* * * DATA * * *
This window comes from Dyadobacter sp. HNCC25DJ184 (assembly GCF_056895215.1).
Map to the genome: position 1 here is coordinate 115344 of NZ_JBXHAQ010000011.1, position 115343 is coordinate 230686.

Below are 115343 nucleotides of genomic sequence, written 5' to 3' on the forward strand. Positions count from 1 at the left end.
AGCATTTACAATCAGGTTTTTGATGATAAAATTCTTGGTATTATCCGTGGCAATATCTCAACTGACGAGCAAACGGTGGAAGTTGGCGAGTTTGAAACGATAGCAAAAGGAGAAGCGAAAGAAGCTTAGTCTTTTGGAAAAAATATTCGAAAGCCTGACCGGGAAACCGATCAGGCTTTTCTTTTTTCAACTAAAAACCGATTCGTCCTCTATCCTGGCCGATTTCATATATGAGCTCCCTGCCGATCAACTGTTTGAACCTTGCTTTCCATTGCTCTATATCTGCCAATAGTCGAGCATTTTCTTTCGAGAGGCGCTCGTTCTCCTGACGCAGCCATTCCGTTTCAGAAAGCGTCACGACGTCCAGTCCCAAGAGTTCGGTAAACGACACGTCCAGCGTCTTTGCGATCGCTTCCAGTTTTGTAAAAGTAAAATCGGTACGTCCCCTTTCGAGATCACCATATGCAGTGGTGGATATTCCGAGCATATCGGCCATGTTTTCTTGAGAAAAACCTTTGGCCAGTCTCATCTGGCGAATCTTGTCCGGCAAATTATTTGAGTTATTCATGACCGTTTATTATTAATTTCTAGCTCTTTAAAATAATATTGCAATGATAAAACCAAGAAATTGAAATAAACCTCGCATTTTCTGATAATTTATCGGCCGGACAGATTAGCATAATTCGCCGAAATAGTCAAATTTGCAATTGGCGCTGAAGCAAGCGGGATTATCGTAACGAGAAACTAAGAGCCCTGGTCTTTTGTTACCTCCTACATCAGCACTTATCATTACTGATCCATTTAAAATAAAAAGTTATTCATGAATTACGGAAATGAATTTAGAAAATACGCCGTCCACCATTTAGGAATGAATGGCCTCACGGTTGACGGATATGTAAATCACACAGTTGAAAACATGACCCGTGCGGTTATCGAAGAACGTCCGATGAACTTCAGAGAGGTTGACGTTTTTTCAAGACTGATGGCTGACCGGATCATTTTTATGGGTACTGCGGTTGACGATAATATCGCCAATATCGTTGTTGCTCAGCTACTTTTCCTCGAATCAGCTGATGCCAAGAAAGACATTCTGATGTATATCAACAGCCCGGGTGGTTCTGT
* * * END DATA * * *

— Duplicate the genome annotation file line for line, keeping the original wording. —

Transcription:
This window comes from Dyadobacter sp. HNCC25DJ184 (assembly GCF_056895215.1).
Map to the genome: position 1 here is coordinate 115344 of NZ_JBXHAQ010000011.1, position 115343 is coordinate 230686.

Below are 115343 nucleotides of genomic sequence, written 5' to 3' on the forward strand. Positions count from 1 at the left end.
AGCATTTACAATCAGGTTTTTGATGATAAAATTCTTGGTATTATCCGTGGCAATATCTCAACTGACGAGCAAACGGTGGAAGTTGGCGAGTTTGAAACGATAGCAAAAGGAGAAGCGAAAGAAGCTTAGTCTTTTGGAAAAAATATTCGAAAGCCTGACCGGGAAACCGATCAGGCTTTTCTTTTTTCAACTAAAAACCGATTCGTCCTCTATCCTGGCCGATTTCATATATGAGCTCCCTGCCGATCAACTGTTTGAACCTTGCTTTCCATTGCTCTATATCTGCCAATAGTCGAGCATTTTCTTTCGAGAGGCGCTCGTTCTCCTGACGCAGCCATTCCGTTTCAGAAAGCGTCACGACGTCCAGTCCCAAGAGTTCGGTAAACGACACGTCCAGCGTCTTTGCGATCGCTTCCAGTTTTGTAAAAGTAAAATCGGTACGTCCCCTTTCGAGATCACCATATGCAGTGGTGGATATTCCGAGCATATCGGCCATGTTTTCTTGAGAAAAACCTTTGGCCAGTCTCATCTGGCGAATCTTGTCCGGCAAATTATTTGAGTTATTCATGACCGTTTATTATTAATTTCTAGCTCTTTAAAATAATATTGCAATGATAAAACCAAGAAATTGAAATAAACCTCGCATTTTCTGATAATTTATCGGCCGGACAGATTAGCATAATTCGCCGAAATAGTCAAATTTGCAATTGGCGCTGAAGCAAGCGGGATTATCGTAACGAGAAACTAAGAGCCCTGGTCTTTTGTTACCTCCTACATCAGCACTTATCATTACTGATCCATTTAAAATAAAAAGTTATTCATGAATTACGGAAATGAATTTAGAAAATACGCCGTCCACCATTTAGGAATGAATGGCCTCACGGTTGACGGATATGTAAATCACACAGTTGAAAACATGACCCGTGCGGTTATCGAAGAACGTCCGATGAACTTCAGAGAGGTTGACGTTTTTTCAAGACTGATGGCTGACCGGATCATTTTTATGGGTACTGCGGTTGACGATAATATCGCCAATATCGTTGTTGCTCAGCTACTTTTCCTCGAATCAGCTGATGCCAAGAAAGACATTCTGATGTATATCAACAGCCCGGGTGGTTCTGT